Bird-level businesses share their views from the top

For bohemians and business people alike, downtown is the downbeat of Traverse City. The beat plays well into the wee hours of the morning on weekends and within each patron's footstep throughout the workday. For this reason, a lot of people think it's a pretty groovy place to live and work.

The BN journeyed through a labyrinth of hallways and stairways to find the lesser-seen businesses and funky downtown apartments, hidden high up above our heads. The eyes on the second and third had plenty of stories to share.

"I've had people look up when clients have legs in the air or some other Pilates position that probably looks pretty strange from the sidewalk," said Jennifer Cutler-Pampu, owner of Pure Pilates, located above The Omelette Shoppe on Cass. "I don't have an advertisement in the window, just on my door on the street level."

One of the funniest things she's seen from her window? "I saw a man pull out his grill and a bunch of food, and start grilling on the sidewalk during the Cherry Festival. He was throwing lighter fluid on it and the flames were about four feet high. He was right under a tree and it almost set the tree on fire! Within 10 minutes the fire department came and wrote him a ticket. They left, and he continued to cook up the rest of the food. Once he was done grilling, he changed into a dress shirt, a woman joined him and they proceeded to have their dinner on the sidewalk. My clients and I got a good laugh," she said.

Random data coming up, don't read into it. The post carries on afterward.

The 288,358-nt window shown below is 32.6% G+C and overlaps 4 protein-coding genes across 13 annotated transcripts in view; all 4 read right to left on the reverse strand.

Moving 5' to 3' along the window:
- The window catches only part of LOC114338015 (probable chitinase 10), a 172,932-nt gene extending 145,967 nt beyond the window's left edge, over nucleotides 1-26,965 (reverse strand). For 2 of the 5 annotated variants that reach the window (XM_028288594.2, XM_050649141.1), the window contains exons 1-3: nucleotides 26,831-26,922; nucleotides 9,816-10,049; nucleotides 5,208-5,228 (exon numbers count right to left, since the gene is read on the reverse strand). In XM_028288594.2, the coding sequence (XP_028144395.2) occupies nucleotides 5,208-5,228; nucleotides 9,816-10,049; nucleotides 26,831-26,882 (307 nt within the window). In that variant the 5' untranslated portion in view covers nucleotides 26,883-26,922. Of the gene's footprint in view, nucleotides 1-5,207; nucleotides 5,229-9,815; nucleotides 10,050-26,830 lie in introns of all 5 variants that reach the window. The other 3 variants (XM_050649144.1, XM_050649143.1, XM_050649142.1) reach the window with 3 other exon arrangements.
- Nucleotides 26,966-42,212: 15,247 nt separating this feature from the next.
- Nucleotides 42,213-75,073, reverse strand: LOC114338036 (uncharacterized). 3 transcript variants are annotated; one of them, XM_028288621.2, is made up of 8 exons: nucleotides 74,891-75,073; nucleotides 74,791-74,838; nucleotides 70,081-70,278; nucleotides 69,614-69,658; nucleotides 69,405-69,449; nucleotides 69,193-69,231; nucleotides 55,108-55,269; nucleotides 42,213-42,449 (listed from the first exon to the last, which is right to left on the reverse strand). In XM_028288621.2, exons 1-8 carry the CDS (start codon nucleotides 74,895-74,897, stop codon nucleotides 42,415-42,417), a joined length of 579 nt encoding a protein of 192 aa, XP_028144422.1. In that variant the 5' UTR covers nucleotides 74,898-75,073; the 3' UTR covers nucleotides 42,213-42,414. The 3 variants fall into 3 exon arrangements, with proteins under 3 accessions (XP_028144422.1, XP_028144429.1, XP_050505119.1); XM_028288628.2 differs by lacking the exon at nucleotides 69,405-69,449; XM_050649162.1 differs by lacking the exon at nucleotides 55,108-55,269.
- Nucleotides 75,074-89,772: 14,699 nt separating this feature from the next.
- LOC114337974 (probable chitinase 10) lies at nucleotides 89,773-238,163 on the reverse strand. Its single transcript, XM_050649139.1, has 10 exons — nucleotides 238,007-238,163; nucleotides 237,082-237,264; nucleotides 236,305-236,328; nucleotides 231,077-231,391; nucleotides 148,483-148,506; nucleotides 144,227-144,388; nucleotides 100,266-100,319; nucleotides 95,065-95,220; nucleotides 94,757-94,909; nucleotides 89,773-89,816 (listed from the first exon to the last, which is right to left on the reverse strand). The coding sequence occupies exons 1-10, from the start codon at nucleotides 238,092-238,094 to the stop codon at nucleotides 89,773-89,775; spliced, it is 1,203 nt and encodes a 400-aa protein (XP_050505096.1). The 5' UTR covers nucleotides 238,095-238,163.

Kristen Jongen, founder of Soul Soup on Union Street, wholesales her artwork to galleries around the world and mostly depends on trips to trade shows to drum up business.

She has her own choice "birds-eye" moments. "(Watching) Michael Moore having a very involved lunch at The Dish…and two male lovers having a spat. They were throwing cell phones, and stomping around…Lots of altercations with the parking police."

Located on the second floor of the Masonic Building, she takes the good with the bad.

"I love being downtown. It's fun. The rent is affordable. It is accessible for our shipments and clients. I've been here almost four years. I love the sunlight…I hate the parking situation," she said.

A point echoed by more than one bird-level tenant.